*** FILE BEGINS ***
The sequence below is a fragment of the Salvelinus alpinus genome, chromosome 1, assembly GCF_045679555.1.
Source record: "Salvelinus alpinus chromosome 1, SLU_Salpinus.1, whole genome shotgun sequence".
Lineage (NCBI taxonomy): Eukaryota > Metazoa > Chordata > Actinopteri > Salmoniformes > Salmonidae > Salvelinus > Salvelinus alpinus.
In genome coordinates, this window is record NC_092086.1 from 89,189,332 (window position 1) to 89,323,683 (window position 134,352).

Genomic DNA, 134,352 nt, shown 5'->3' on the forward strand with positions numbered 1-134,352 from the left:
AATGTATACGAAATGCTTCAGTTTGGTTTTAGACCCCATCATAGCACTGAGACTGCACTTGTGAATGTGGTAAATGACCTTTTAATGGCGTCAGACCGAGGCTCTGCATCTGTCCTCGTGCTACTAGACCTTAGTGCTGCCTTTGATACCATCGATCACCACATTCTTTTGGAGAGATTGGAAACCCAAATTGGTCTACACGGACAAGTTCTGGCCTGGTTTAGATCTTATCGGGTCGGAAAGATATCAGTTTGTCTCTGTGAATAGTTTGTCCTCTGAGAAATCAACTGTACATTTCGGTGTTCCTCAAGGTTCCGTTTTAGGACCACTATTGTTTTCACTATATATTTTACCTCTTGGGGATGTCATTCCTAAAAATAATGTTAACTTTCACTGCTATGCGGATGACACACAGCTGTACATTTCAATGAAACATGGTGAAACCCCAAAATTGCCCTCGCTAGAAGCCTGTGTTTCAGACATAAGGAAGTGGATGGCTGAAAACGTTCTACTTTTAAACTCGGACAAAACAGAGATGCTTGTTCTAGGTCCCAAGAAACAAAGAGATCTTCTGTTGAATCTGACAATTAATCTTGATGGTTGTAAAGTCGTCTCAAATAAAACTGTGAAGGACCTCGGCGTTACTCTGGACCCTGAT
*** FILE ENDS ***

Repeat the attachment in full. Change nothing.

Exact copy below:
The sequence below is a fragment of the Salvelinus alpinus genome, chromosome 1, assembly GCF_045679555.1.
Source record: "Salvelinus alpinus chromosome 1, SLU_Salpinus.1, whole genome shotgun sequence".
Lineage (NCBI taxonomy): Eukaryota > Metazoa > Chordata > Actinopteri > Salmoniformes > Salmonidae > Salvelinus > Salvelinus alpinus.
In genome coordinates, this window is record NC_092086.1 from 89,189,332 (window position 1) to 89,323,683 (window position 134,352).

Genomic DNA, 134,352 nt, shown 5'->3' on the forward strand with positions numbered 1-134,352 from the left:
AATGTATACGAAATGCTTCAGTTTGGTTTTAGACCCCATCATAGCACTGAGACTGCACTTGTGAATGTGGTAAATGACCTTTTAATGGCGTCAGACCGAGGCTCTGCATCTGTCCTCGTGCTACTAGACCTTAGTGCTGCCTTTGATACCATCGATCACCACATTCTTTTGGAGAGATTGGAAACCCAAATTGGTCTACACGGACAAGTTCTGGCCTGGTTTAGATCTTATCGGGTCGGAAAGATATCAGTTTGTCTCTGTGAATAGTTTGTCCTCTGAGAAATCAACTGTACATTTCGGTGTTCCTCAAGGTTCCGTTTTAGGACCACTATTGTTTTCACTATATATTTTACCTCTTGGGGATGTCATTCCTAAAAATAATGTTAACTTTCACTGCTATGCGGATGACACACAGCTGTACATTTCAATGAAACATGGTGAAACCCCAAAATTGCCCTCGCTAGAAGCCTGTGTTTCAGACATAAGGAAGTGGATGGCTGAAAACGTTCTACTTTTAAACTCGGACAAAACAGAGATGCTTGTTCTAGGTCCCAAGAAACAAAGAGATCTTCTGTTGAATCTGACAATTAATCTTGATGGTTGTAAAGTCGTCTCAAATAAAACTGTGAAGGACCTCGGCGTTACTCTGGACCCTGAT